The last continent must remain a pristine wilderness

Prioritising science-based decision-making will enable a sustainable future for Antarctic tourism

Published - June 18, 2024 12:51 am IST

‘Antarctic tourism offers educational and economic benefits but also raises significant environmental concerns’

‘Antarctic tourism offers educational and economic benefits but also raises significant environmental concerns’ | Photo Credit: AFP

The 46th Antarctic Treaty Consultative Meeting (ATCM-46), that was held in Kochi, Kerala last month, highlighted the ongoing debate on Antarctic tourism. While the meeting sought to bring in a regulatory framework, it ultimately fell short of a definitive solution. This reflects the complex challenges of managing tourism in a region governed by international consensus and where the environment is rapidly changing.

Since the early 1990s, Antarctic tourism has witnessed a dramatic surge in tourist numbers, which have exploded from a few thousand to over 1,00,000 in the 2022-23 season. The International Association of Antarctica Tour Operators (IAATO) estimates a figure of 1,18,089 tourists in 2023-2024. The United States and China account for more than 40% of tourists to the Antarctic. This growth is attributed to increased global interest in adventure travel and a desire to experience Antarctica’s unique landscapes and wildlife. Tourists typically embark on multi-day expeditions on small to medium-sized ships, with some opting for larger cruises or fly-sail operations. Activities range from wildlife observation and photography to mountain climbing and skiing.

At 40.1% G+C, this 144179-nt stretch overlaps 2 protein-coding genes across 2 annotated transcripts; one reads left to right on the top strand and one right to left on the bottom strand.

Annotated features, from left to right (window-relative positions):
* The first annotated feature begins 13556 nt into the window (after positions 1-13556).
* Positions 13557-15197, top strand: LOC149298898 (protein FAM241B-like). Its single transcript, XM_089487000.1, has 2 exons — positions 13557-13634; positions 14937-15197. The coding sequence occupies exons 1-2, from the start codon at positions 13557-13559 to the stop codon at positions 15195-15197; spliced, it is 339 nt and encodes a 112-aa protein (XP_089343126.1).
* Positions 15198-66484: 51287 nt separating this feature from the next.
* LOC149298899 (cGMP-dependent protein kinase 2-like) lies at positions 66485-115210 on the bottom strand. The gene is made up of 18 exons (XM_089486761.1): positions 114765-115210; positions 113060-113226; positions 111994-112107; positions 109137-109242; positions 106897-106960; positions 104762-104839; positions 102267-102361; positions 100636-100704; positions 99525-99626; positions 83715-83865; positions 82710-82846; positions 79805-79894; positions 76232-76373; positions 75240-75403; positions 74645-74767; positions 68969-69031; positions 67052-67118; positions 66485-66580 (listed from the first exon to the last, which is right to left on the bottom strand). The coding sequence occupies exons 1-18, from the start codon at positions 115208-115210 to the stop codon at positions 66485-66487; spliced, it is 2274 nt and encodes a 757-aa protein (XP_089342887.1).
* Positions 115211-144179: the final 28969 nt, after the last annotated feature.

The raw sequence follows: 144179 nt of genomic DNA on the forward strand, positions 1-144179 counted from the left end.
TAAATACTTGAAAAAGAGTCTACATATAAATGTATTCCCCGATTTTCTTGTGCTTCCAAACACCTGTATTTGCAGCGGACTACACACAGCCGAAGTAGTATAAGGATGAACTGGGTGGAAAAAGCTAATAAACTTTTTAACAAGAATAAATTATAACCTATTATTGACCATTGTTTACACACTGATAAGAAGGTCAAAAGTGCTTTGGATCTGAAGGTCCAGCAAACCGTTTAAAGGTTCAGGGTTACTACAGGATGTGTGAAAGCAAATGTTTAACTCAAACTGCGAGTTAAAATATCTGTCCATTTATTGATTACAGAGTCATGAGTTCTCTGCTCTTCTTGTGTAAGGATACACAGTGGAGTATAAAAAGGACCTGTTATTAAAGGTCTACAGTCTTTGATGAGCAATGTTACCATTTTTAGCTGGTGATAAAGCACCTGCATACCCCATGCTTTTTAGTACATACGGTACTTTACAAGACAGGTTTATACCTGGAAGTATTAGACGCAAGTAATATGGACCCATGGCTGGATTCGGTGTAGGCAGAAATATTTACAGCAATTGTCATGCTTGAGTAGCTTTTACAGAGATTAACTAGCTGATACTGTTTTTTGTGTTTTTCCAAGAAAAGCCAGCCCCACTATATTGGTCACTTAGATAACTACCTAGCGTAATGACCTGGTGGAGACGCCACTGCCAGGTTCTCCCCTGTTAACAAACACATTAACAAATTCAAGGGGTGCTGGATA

Antarctic tourism offers educational and economic benefits but also raises significant environmental concerns. Increased human presence disrupts wildlife, damages fragile ecosystems, and risks introducing invasive species. Ship traffic pollutes pristine waters, and tourism adds to the global carbon footprint. Climate change exacerbates these issues by opening new areas for tourism while increasing ecosystem vulnerability. The balance between scientific research, responsible tourism, and environmental protection is under intense pressure.

Gaps in the regulatory framework

The current governance framework for Antarctic tourism is fragmented and lacks clear regulations. The Antarctic Treaty, that came into force in 1961, prioritises peaceful use and scientific research. While the Madrid Protocol offers broad environmental guidelines, it lacks specific tourism regulations. The responsibility for day-to-day management falls largely on the IAATO, a self-regulatory industry body. Many believe IAATO’s guidelines are inadequate to address the growing environmental pressures.

The ATCM is the primary platform for international cooperation on Antarctic issues. Despite recognising the need for a comprehensive tourism regulatory framework, the ATCM-46 failed to reach a consensus. Unanimous agreement from all consultative parties is required for decisions, often slowing action and allowing national interests to impede progress. While some countries push for strong regulations, others prioritise economic benefits or interpret Antarctic principles differently. The current geopolitical climate further complicates international cooperation on Antarctic governance.